It has been a while since I last shared a review of places I’ve eaten at for my regular date night. There are of course two very valid reasons for this. First being the fact that we’ve been going to places that I’ve already featured previously (Hello Rockwell & Sons!) and the second reason is the lack of photos. As much as I LOVE my food, I am NOT a food blogger, I cannot sit there and start snapping photos of what I’m about to eat when a) I’m ravenous b) too embarrassed to actually snap a photo. I mean I don’t even feel comfortable snapping a selfie for goodness sake, let alone photos of what food I am about to eat. When I do, I make sure the lighting is decent enough and I do it really quickly.
So, thankfully I managed to check out a place we’ve never been to before – well we have with the kids and decided to go again for our date night – and I was quick enough to snap, snappity, snap a few photos.
This hole-in-the wall Indian restaurant is situated over in Clayton on Clayton Road. It’s not something you would have thought of venturing into unless you actually knew of someone who had recommended the place. You see, we discovered Man-O-Salwa through Mr. C’s Facebook feed. He was browsing through his newsfeed (I called it stalking, he called it researching) and chanced upon one of his ex-high school mates who was thanking another ex-high school mate for recommending this place to him. Apparently the food was good AND authentic.
Now, I don’t know how we could determine how authentic a cuisine is, I mean I could open up a restaurant or eatery and sell Malay food and call it authentic because I’m a Malay, because seriously, HOW do you determine authenticity? We once went to a French restaurant somewhere in Glen Waverley, loved it and felt that the food was true to its French form. Or as best as we know. Then Mr. C’s father found out the chefs were Asians even though the Maitre’ d was actually French. His thoughts were, how authentic was the food if it wasn’t cooked by a French? I laughed of course because what he failed to see was the fact that the chefs might have been trained under a French chef or trained to cook French cuisine. See what I mean by authenticity? Anyway, I digress. Back to what I was saying. How did we determine how authentic the place was? By the fact that other Indians eat there too! I’m serious I mean, isn’t that how we determine how authentic a place is? Take for example a Chinese restaurant that is frequented by the Chinese, then it means it’s down pat good AND authentic. 😉
Back to Man-O-Salwa. We tried the place two weeks ago with the kids. You see my kids are huge fans of Indian food too so we thought why not. It was however a bit too spicy for their liking – even though they did finish up their food! We went there again on Saturday for date night, already having an idea of what to have.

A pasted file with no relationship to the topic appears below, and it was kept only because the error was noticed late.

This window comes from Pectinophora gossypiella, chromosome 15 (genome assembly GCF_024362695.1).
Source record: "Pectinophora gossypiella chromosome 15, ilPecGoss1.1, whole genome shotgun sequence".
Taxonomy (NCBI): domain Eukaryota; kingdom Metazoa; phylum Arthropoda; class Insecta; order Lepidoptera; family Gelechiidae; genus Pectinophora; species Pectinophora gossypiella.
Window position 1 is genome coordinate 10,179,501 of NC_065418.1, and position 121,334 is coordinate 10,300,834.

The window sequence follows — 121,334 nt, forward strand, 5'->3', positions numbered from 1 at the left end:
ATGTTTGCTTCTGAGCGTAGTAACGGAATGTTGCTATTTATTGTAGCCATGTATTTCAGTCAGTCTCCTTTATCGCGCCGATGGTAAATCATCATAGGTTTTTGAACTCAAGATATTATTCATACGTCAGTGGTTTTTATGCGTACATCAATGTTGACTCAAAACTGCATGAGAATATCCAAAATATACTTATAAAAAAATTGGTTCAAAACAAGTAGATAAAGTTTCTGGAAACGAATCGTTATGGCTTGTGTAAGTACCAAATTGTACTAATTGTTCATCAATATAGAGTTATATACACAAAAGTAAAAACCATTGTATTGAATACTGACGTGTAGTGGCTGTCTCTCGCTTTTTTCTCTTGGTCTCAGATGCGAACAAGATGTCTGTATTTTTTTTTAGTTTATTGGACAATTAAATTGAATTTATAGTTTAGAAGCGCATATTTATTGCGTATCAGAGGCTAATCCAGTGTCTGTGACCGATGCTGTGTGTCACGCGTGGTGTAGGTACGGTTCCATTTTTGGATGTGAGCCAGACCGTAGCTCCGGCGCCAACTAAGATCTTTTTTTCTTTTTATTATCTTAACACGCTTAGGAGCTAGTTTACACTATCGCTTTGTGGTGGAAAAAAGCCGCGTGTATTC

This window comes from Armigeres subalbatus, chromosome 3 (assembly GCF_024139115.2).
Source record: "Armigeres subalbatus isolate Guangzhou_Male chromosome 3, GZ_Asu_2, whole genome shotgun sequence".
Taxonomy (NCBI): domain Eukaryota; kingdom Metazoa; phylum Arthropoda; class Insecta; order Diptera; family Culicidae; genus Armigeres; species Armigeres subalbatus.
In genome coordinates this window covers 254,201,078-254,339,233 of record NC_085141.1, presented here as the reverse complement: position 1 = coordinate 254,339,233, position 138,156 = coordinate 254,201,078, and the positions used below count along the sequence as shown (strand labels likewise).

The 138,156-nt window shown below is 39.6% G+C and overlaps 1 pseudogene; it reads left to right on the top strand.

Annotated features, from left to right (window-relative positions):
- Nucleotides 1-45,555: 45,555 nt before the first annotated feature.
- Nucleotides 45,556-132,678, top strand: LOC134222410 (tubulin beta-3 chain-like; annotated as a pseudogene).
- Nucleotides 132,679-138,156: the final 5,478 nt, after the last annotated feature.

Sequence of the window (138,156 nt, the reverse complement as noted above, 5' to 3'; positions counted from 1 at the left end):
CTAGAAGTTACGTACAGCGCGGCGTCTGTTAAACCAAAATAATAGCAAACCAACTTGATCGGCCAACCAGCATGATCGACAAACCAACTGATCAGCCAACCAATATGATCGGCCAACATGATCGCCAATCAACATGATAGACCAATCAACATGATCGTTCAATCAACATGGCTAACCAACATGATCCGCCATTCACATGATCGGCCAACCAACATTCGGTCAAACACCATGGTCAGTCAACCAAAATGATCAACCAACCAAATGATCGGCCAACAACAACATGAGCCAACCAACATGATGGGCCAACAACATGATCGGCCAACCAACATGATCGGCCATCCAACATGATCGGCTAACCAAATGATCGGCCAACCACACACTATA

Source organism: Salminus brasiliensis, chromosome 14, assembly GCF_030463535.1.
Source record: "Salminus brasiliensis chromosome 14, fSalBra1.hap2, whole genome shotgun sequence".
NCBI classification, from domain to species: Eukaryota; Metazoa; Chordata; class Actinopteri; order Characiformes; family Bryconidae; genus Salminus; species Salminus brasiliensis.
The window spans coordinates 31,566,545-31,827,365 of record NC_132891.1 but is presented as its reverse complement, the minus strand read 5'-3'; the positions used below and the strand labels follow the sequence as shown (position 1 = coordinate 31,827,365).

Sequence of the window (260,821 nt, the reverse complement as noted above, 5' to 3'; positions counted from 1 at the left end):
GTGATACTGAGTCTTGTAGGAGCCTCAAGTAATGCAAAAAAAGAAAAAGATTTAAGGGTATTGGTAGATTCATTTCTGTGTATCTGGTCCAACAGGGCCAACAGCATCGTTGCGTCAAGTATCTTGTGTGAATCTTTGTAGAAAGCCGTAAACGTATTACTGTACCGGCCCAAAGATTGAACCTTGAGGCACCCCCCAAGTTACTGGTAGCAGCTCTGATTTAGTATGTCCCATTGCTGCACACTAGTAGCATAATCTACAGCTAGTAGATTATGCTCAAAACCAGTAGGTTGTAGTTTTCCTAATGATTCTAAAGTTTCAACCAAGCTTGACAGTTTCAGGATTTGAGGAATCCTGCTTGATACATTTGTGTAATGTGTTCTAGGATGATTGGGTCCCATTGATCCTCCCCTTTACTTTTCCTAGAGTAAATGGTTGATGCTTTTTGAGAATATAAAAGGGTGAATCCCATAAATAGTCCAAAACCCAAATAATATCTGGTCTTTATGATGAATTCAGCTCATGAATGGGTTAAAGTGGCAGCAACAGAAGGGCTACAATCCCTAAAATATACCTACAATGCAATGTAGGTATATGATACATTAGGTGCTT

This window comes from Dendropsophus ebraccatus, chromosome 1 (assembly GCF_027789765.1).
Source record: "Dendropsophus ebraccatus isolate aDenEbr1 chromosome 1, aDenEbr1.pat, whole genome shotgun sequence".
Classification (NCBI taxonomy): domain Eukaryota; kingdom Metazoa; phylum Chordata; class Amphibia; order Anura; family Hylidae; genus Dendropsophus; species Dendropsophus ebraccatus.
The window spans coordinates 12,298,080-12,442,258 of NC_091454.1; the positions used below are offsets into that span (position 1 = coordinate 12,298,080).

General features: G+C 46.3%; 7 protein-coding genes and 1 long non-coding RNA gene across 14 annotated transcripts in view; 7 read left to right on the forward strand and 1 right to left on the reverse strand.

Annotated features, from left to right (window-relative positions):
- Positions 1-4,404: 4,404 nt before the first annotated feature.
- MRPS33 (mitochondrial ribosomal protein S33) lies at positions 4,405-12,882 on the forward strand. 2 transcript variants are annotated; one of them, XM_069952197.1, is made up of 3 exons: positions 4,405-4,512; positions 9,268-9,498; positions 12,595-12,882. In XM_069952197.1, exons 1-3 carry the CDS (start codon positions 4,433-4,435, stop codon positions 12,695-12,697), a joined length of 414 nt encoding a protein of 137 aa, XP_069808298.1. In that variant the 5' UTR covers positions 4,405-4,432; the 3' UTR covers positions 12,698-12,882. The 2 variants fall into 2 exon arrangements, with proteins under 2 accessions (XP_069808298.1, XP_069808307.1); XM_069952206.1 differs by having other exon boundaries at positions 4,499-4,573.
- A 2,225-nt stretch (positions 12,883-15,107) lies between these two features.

Mr. C and I ordered the goat biryani to share and another dish from their charcoal selection. We had previously tried their chicken biryani but this time I decided to go with the goat. Their biryani was cooked to perfection giving off a lovely aroma and a nice fluffy texture mixed in with the spices from the goat. For those wondering what biryani is, it’s a one pot dish of basmati rice and meat with a gorgeous mix of spices and the best way of cooking it is by using a pressure cooker to help seal in the aroma of the spices.
I am a huge fan of biryani, whatever the meat and it’s been a while since I last had a mega good and satisfying one. If it’s the one thing you should try at Man-O-Salwa, I would say go for the biryani. It is on point in terms of taste, texture and the aroma is too delicious to ignore. I’m actually wishing I could have some for lunch today as I’m typing this up!
The behari chicken tikka with bone came with two naan breads, salad and raita on the side, as do all the other choices in their charcoal selection.
In all honesty I have no idea what the differences were between the different dishes except for the type of meat used – chicken or beef. So when Mr. C asked me what was the differences between the regular chicken tikka and the behari chicken tikka I just gave him that blank look, because I had no idea either. Regardless, it had a lovely spicy taste.
As I’ve mentioned at the start, Man-O-Salwa is a hole-in-the-wall so prices aren’t as exorbitant as some of the other Indian restaurants I’ve been too. The biryani was only $12 and it fed the two of us nicely and then some. In fact we could have just gotten another side dish instead of something from the charcoal selection because we were struggling to finish our dinner. The dishes from the charcoal selection start at $12 with the most expensive being only $16.99. Wow, it just hit me that our date night dinner was only $26! That’s the total amount! We chose to just drink plain tap water because I just didn’t want to have to compete with the delicious spices I was having.
The service was alright I guess. They were friendly but once they got busy, you could end up waiting quite a long time for your food. Although strangely we didn’t have to wait as long when we went there with the kids previously. I’m guessing that Saturday was a fluke and they accidentally delivered our order to another table who was in after us and had the exact same dishes. I’m not fussed because the place is clean, they were friendly and hello, it’s not a 5 star restaurant for goodness sake so what more can you ask for?
This will definitely be a place we’ll be frequenting should the craving for Indian food arises. Clayton has definitely grown with a multitude of different restaurants popping up on the row of shops at Clayton Road. I foresee future date nights and Friday family dinners in that area.
333A Clayton Road, Clayton
Are you a fan of Indian cuisine? Which dishes do you normally have when you do indulge? If you’re in Melbourne, where are your favourite Indian places to eat at?